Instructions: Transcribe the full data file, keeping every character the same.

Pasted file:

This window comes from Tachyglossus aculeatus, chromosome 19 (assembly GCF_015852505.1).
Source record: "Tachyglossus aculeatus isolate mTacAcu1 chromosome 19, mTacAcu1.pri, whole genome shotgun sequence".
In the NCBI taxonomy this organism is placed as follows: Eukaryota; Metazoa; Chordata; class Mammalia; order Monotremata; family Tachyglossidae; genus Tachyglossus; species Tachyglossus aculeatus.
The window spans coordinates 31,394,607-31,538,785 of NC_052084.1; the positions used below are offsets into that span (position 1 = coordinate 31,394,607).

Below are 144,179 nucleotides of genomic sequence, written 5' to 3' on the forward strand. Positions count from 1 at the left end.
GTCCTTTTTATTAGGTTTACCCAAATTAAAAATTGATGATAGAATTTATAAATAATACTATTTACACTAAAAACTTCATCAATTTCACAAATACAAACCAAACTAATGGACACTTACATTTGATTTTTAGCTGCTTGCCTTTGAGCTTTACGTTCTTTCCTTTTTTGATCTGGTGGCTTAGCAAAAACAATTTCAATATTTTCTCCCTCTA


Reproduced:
This window comes from Tachyglossus aculeatus, chromosome 19 (assembly GCF_015852505.1).
Source record: "Tachyglossus aculeatus isolate mTacAcu1 chromosome 19, mTacAcu1.pri, whole genome shotgun sequence".
In the NCBI taxonomy this organism is placed as follows: Eukaryota; Metazoa; Chordata; class Mammalia; order Monotremata; family Tachyglossidae; genus Tachyglossus; species Tachyglossus aculeatus.
The window spans coordinates 31,394,607-31,538,785 of NC_052084.1; the positions used below are offsets into that span (position 1 = coordinate 31,394,607).

Below are 144,179 nucleotides of genomic sequence, written 5' to 3' on the forward strand. Positions count from 1 at the left end.
GTCCTTTTTATTAGGTTTACCCAAATTAAAAATTGATGATAGAATTTATAAATAATACTATTTACACTAAAAACTTCATCAATTTCACAAATACAAACCAAACTAATGGACACTTACATTTGATTTTTAGCTGCTTGCCTTTGAGCTTTACGTTCTTTCCTTTTTTGATCTGGTGGCTTAGCAAAAACAATTTCAATATTTTCTCCCTCTA